Alicia: 50-Year Love Story Resumes

Alicia 77, from Orlando, Florida has always been a strong woman — a leader both at home and in her community. She worked hard and raised four children in the Dominican Republic, Puerto Rico, Mexico and eventually the United States, and made sure they each received a college education. She's devoted to her church, her community and her husband of more than 50 years.

But all that was almost taken away from her, when starting at age 69, symptoms including difficulty walking, incontinence and dementia, gradually robbed her of her mind and body over the next six years. Some thought her age was catching up on her and one doctor even prescribed an Alzheimer's drug, which did nothing to alleviate her symptoms. Alicia had normal pressure hydrocephalus (NPH) a little-known neurological condition that affects about 375,000 people in the U.S. NPH is sometimes confused with other conditions including Alzheimer's, other dementias or Parkinson's because the symptoms are so similar.1

At times, family members would visit Alicia and say that although she was physically present, she was mentally and emotionally distant and unresponsive to what was going on around her. They watched as she went from walking normally to walking like her feet were stuck to the floor. She later had to use a walker and eventually a wheelchair to get around.

"My wife was always fiercely independent and resourceful. So when she didn't even recognize her surroundings, it made no sense to me," said Nildo, 81. "She couldn't even recognize her own bedroom and we've been living in the same house for 25 years. It was heartbreaking. She's the love of my life and I saw a little piece of her go every day."

In 2009 things changed after Alicia was referred to a neurosurgeon by her diabetes doctor who noticed she was behaving in a way that suggested a neurological problem. Tests revealed Alicia had NPH and could benefit from treatment with a CODMAN® HAKIM® Programmable Shunt.

In the procedure, a shunt, a thin, tube-like device, is implanted underneath the scalp where it drains excess fluid from the head to the abdomen where it is absorbed safely into the bloodstream. After implantation, the shunt settings may need to be adjusted periodically because removing too much or too little fluid can be problematic. The newer programmable shunt technology allows doctors to painlessly and quickly adjust the settings using a magnetic device held over where the shunt was placed. In the past, changing a shunt setting required further surgery.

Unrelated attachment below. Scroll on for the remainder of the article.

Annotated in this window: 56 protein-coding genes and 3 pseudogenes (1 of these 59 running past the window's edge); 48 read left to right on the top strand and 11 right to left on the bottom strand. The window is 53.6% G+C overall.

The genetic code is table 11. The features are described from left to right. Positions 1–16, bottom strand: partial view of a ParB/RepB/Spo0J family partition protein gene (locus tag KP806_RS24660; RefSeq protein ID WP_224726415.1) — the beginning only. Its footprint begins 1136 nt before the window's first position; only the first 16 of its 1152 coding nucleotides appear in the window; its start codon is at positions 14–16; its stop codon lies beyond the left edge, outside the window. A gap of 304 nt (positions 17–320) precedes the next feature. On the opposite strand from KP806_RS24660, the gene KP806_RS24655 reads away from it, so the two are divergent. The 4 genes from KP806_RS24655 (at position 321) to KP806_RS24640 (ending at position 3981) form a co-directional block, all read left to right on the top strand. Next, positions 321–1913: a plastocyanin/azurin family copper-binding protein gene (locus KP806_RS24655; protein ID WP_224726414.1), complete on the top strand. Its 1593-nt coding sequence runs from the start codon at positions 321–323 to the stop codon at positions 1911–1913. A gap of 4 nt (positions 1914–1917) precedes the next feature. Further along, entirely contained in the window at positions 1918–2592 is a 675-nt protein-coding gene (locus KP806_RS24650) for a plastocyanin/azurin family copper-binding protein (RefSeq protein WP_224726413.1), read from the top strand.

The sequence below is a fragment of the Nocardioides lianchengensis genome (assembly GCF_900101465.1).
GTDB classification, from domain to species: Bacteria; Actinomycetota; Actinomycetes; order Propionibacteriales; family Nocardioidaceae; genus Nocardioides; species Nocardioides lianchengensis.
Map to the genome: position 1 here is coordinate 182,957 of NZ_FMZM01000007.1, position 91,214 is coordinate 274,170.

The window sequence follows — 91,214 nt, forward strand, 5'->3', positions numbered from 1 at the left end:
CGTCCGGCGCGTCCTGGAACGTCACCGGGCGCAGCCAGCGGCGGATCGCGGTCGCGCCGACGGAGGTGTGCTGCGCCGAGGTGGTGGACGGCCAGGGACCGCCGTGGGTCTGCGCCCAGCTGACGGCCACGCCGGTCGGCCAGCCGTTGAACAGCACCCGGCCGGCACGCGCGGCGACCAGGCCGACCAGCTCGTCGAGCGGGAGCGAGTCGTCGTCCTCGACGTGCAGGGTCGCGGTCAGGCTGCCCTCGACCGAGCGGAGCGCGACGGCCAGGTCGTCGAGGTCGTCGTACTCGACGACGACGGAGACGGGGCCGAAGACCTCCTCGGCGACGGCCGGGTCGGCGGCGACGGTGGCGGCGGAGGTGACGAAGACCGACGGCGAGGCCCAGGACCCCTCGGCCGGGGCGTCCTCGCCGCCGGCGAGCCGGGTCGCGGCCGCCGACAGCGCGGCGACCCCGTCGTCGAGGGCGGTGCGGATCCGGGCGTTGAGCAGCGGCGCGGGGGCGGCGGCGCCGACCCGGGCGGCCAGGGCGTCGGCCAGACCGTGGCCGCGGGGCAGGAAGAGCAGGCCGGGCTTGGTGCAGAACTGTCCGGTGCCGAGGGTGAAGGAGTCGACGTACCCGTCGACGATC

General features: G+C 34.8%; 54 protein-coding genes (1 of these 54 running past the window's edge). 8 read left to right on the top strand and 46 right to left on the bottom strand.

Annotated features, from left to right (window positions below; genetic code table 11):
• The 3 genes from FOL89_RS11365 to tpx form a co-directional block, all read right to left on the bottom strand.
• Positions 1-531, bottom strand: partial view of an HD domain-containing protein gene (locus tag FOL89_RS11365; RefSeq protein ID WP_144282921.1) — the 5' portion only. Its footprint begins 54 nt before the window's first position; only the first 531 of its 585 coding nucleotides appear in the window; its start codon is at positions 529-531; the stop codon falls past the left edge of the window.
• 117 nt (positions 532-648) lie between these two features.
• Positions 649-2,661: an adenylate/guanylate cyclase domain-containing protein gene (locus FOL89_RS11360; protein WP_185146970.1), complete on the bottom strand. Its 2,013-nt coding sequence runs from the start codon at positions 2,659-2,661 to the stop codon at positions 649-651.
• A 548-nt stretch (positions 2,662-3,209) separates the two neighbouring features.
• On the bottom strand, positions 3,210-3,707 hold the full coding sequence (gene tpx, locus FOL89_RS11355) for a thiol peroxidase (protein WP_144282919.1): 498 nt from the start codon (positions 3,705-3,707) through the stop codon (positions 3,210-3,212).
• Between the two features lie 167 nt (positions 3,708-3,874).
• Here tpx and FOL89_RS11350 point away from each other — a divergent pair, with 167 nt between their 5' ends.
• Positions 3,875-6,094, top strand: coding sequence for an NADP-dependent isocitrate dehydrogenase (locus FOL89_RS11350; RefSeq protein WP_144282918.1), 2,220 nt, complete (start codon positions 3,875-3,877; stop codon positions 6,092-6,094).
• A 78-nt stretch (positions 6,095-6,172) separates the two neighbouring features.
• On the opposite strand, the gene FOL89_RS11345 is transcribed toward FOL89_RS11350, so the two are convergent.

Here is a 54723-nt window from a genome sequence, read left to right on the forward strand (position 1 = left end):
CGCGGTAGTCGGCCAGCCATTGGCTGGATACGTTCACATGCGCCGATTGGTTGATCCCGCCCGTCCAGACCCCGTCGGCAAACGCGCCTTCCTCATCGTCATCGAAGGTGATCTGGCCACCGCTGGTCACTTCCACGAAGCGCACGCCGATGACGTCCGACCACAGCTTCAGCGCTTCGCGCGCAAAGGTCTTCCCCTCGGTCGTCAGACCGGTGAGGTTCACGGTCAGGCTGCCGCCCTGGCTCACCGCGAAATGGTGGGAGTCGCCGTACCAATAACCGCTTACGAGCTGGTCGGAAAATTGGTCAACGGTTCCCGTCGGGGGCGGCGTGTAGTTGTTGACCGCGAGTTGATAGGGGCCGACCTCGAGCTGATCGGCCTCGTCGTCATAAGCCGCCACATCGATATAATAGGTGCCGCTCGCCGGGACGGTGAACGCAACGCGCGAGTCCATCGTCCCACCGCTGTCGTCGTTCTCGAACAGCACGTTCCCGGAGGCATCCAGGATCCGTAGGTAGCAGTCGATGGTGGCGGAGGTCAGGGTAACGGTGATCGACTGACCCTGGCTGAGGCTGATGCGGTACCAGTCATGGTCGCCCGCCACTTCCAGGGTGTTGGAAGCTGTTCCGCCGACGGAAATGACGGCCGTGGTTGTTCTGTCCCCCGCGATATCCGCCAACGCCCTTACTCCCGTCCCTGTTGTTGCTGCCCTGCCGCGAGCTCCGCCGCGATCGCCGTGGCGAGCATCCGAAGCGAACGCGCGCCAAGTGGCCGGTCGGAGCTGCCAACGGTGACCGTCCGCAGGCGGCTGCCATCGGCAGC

"In less than two weeks I could walk and think clearly again," said Alicia. "Every day, I feel like I am reclaiming pieces of who I was before the NPH was treated. All I have is gratitude—for my doctors, my husband and my family who all helped me get to where I am today."

Since surgery, Alicia's going to church, playing the piano and doting on her eight grandchildren. She's no longer in a wheelchair and her incontinence has improved. She's reading, playing cards and enjoying her new Apple iPad™. She and Nildo are also traveling again inside and outside the country.

1 Hydrocephalus Association

While most experts say that approximately 375,000 people have NPH, estimates have ranged from about 200,000 to 750,000 cases of NPH. Hospital discharge data shows that only about 11,500 cases a year are currently diagnosed and treated with surgical implantation of a shunt. Since NPH is often mistaken for other conditions, most cases of NPH go unreported and many are left untreated. Only a specialist can properly diagnose NPH. Surgery is not for everyone. There are potential risks and complications; recovery may take time.

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